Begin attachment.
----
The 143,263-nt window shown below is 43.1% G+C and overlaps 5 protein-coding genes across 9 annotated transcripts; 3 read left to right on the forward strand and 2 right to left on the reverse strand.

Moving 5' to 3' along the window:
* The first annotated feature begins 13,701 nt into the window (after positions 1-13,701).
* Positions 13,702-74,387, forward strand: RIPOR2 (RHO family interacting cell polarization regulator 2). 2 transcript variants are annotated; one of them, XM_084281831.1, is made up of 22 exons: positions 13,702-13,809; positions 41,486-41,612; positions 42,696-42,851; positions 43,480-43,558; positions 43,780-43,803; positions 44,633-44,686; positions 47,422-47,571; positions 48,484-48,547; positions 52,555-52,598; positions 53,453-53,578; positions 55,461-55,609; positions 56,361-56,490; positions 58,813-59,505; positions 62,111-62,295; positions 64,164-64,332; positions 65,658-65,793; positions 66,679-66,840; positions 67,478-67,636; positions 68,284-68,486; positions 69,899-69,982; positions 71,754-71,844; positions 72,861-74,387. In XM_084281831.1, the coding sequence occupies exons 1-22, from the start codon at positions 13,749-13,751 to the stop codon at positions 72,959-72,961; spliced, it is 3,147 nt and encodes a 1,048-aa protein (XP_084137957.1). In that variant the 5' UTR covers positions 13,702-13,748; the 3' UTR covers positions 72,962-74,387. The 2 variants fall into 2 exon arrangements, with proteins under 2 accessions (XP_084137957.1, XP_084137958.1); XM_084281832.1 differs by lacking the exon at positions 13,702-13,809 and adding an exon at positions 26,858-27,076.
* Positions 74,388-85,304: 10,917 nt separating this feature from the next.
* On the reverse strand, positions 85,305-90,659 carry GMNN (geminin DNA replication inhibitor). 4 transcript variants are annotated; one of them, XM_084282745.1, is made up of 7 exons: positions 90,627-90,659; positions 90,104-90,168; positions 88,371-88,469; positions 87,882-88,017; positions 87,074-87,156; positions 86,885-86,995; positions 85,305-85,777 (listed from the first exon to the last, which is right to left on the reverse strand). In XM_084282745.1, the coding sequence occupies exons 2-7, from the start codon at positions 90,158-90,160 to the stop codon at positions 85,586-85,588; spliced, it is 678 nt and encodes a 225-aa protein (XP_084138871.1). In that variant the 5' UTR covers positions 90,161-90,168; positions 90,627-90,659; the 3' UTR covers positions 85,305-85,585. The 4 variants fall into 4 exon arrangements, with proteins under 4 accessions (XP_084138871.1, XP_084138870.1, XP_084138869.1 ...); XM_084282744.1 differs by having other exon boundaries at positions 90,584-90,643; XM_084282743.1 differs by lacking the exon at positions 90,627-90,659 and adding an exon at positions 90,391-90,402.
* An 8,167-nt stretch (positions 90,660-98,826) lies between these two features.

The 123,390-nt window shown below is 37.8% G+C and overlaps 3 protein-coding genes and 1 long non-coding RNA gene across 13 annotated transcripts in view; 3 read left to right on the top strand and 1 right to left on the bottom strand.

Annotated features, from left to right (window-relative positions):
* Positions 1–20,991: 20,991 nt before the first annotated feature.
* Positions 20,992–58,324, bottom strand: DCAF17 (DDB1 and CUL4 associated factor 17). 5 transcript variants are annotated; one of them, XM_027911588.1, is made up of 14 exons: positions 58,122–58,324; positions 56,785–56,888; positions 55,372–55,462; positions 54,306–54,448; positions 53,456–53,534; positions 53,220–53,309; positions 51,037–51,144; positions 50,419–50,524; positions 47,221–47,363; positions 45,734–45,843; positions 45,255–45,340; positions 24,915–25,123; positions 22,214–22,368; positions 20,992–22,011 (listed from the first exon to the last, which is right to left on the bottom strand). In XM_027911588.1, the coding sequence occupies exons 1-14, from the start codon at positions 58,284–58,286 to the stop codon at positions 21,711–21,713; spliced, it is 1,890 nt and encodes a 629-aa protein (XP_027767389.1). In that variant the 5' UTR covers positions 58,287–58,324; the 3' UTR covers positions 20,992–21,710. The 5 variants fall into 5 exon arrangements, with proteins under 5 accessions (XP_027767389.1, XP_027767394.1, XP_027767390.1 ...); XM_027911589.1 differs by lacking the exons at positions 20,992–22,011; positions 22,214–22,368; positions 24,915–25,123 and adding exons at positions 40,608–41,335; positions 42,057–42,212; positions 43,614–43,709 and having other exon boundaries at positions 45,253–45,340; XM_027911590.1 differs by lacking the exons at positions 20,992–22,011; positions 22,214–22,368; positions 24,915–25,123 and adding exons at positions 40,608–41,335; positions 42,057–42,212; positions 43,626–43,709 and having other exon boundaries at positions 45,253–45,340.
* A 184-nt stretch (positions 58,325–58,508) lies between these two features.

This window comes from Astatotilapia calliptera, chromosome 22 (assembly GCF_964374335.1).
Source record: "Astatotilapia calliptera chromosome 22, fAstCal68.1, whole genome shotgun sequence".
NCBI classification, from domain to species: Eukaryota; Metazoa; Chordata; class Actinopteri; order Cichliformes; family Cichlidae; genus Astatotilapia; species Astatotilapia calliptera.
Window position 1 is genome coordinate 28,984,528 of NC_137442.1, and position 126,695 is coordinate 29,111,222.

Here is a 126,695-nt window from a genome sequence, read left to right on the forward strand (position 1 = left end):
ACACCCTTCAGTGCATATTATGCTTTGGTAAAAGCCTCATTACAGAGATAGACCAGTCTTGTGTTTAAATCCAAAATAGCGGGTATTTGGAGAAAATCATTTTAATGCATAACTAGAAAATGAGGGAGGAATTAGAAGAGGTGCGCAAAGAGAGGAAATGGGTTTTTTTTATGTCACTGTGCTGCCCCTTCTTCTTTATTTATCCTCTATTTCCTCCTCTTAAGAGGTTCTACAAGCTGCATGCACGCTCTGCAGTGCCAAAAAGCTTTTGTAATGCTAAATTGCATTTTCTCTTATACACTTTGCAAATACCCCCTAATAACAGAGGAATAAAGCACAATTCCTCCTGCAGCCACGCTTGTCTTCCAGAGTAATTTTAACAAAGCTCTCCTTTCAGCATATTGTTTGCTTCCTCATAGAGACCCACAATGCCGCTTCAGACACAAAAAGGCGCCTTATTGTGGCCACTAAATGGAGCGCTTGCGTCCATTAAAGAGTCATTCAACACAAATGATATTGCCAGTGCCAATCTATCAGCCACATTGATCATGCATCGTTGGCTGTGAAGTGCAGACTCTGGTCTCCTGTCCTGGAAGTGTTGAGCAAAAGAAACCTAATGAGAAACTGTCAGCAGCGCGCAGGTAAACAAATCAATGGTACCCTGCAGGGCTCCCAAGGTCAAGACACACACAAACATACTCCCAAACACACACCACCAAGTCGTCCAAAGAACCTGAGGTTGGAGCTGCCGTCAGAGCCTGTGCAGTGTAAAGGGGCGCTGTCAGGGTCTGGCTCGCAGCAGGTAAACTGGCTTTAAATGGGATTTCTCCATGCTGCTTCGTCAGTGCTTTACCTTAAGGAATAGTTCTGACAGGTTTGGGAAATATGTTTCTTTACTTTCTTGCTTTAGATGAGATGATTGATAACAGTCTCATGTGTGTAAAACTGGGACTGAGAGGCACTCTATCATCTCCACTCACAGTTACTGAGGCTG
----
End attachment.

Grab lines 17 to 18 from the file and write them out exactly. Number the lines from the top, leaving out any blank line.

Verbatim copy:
Here is a 126,695-nt window from a genome sequence, read left to right on the forward strand (position 1 = left end):
ACACCCTTCAGTGCATATTATGCTTTGGTAAAAGCCTCATTACAGAGATAGACCAGTCTTGTGTTTAAATCCAAAATAGCGGGTATTTGGAGAAAATCATTTTAATGCATAACTAGAAAATGAGGGAGGAATTAGAAGAGGTGCGCAAAGAGAGGAAATGGGTTTTTTTTATGTCACTGTGCTGCCCCTTCTTCTTTATTTATCCTCTATTTCCTCCTCTTAAGAGGTTCTACAAGCTGCATGCACGCTCTGCAGTGCCAAAAAGCTTTTGTAATGCTAAATTGCATTTTCTCTTATACACTTTGCAAATACCCCCTAATAACAGAGGAATAAAGCACAATTCCTCCTGCAGCCACGCTTGTCTTCCAGAGTAATTTTAACAAAGCTCTCCTTTCAGCATATTGTTTGCTTCCTCATAGAGACCCACAATGCCGCTTCAGACACAAAAAGGCGCCTTATTGTGGCCACTAAATGGAGCGCTTGCGTCCATTAAAGAGTCATTCAACACAAATGATATTGCCAGTGCCAATCTATCAGCCACATTGATCATGCATCGTTGGCTGTGAAGTGCAGACTCTGGTCTCCTGTCCTGGAAGTGTTGAGCAAAAGAAACCTAATGAGAAACTGTCAGCAGCGCGCAGGTAAACAAATCAATGGTACCCTGCAGGGCTCCCAAGGTCAAGACACACACAAACATACTCCCAAACACACACCACCAAGTCGTCCAAAGAACCTGAGGTTGGAGCTGCCGTCAGAGCCTGTGCAGTGTAAAGGGGCGCTGTCAGGGTCTGGCTCGCAGCAGGTAAACTGGCTTTAAATGGGATTTCTCCATGCTGCTTCGTCAGTGCTTTACCTTAAGGAATAGTTCTGACAGGTTTGGGAAATATGTTTCTTTACTTTCTTGCTTTAGATGAGATGATTGATAACAGTCTCATGTGTGTAAAACTGGGACTGAGAGGCACTCTATCATCTCCACTCACAGTTACTGAGGCTG